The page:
# Weight and gravitational force?

1. May 26, 2013

### chemistry1

Hi, I'm wondering if anybody could explain me the difference between these two concepts with a clear definition for someone who JUST began physics. Thanks ! Particularly, concerning this equation w=Fg=mg

Also, just to be sure I'm doing it in the right way, could I say that would be good

Ex : 15N=Fg=m*9,80N/Kg

re arrange like Fg=15N=m*9,80N/Kg

Would this be acceptable to solve for mass, knowing that these equations are equivalent ?

Last edited: May 26, 2013
2. May 26, 2013

### mathman

Just make sure you have the right unit for mass. It looks like kg. in your description.
Weight is usually defined as the gravitational force on the surface of the earth.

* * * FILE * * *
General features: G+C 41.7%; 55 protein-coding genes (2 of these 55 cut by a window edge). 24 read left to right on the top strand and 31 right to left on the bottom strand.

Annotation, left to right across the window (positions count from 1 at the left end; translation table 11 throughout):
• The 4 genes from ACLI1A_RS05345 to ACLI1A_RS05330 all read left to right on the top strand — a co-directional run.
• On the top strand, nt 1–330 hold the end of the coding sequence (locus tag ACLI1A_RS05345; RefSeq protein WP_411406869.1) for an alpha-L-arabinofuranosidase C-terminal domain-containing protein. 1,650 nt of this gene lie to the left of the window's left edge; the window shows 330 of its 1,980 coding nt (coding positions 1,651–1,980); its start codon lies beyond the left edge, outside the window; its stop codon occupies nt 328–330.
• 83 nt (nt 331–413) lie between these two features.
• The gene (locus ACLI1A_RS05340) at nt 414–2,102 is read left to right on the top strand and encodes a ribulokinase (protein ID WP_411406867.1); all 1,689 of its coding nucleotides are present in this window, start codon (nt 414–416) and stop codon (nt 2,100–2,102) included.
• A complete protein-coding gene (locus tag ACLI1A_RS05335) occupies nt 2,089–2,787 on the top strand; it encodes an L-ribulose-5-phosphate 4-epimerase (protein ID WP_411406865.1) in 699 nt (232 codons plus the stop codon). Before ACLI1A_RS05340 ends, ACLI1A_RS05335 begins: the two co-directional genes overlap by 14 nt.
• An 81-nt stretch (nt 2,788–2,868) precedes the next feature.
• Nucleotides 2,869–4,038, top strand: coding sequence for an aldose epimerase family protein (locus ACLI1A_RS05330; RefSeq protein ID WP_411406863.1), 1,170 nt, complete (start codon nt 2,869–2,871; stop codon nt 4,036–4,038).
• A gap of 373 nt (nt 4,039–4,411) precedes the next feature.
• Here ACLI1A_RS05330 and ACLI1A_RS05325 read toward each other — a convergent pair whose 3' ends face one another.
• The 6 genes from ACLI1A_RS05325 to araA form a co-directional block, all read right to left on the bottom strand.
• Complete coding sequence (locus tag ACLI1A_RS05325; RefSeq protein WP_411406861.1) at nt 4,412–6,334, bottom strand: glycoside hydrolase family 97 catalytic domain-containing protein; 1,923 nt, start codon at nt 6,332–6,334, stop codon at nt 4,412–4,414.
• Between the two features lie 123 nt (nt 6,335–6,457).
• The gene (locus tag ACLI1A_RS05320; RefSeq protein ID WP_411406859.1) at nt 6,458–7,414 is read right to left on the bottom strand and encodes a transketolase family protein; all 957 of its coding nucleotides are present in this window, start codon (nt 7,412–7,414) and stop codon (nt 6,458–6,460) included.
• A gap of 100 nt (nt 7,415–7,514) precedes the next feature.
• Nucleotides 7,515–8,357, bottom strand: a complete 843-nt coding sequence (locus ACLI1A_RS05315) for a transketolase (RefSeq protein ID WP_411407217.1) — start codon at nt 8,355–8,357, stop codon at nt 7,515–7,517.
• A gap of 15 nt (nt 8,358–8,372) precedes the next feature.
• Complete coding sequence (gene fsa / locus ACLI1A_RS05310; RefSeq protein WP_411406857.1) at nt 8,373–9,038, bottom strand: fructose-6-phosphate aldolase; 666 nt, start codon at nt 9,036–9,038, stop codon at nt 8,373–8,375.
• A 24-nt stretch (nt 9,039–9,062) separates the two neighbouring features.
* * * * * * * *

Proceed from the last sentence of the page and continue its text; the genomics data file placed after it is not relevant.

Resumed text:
3. May 26, 2013

### chemistry1

Well, it's kg, isn't that the right unit ? And for weight and Fg of an object, it's exactly the same thing ?

If I have X N of weight, it means the gravitational force which gives that weight to the object will have the same numerical value ?

is this a good way of viewing it ? thanks

4. May 26, 2013

### Staff: Mentor

Yes, kg is the standard SI unit for mass.

No. Weight is a force; the standard SI unit for force is the Newton.

No. Near the earth's surface, a 1 kg mass will have a weight of W = mg ≈ (1 kg)*(9.8 N/kg) = 9.8 N.

5. May 26, 2013

### chemistry1

Sorry if I misleaded you, I didn't mean that weight and Fg was in Kg. xD

It's just I don't see the relationship between weight and Gravitational force of an object.

Does w=mg and Fg=mg mean the same exact thing ??? Could you tell it to me ??? thanks again

6. May 26, 2013

### Staff: Mentor

They are the same thing: the weight of an object is the gravitational force exerted on it by the earth.

Yes.

7. May 26, 2013

### chemistry1

Ahhhhhhhhhhhhhhhhhh... Finally, that's what I wanted to read and be confirmed. Now, that makes me happy ! Thanks you and everyone else who posted !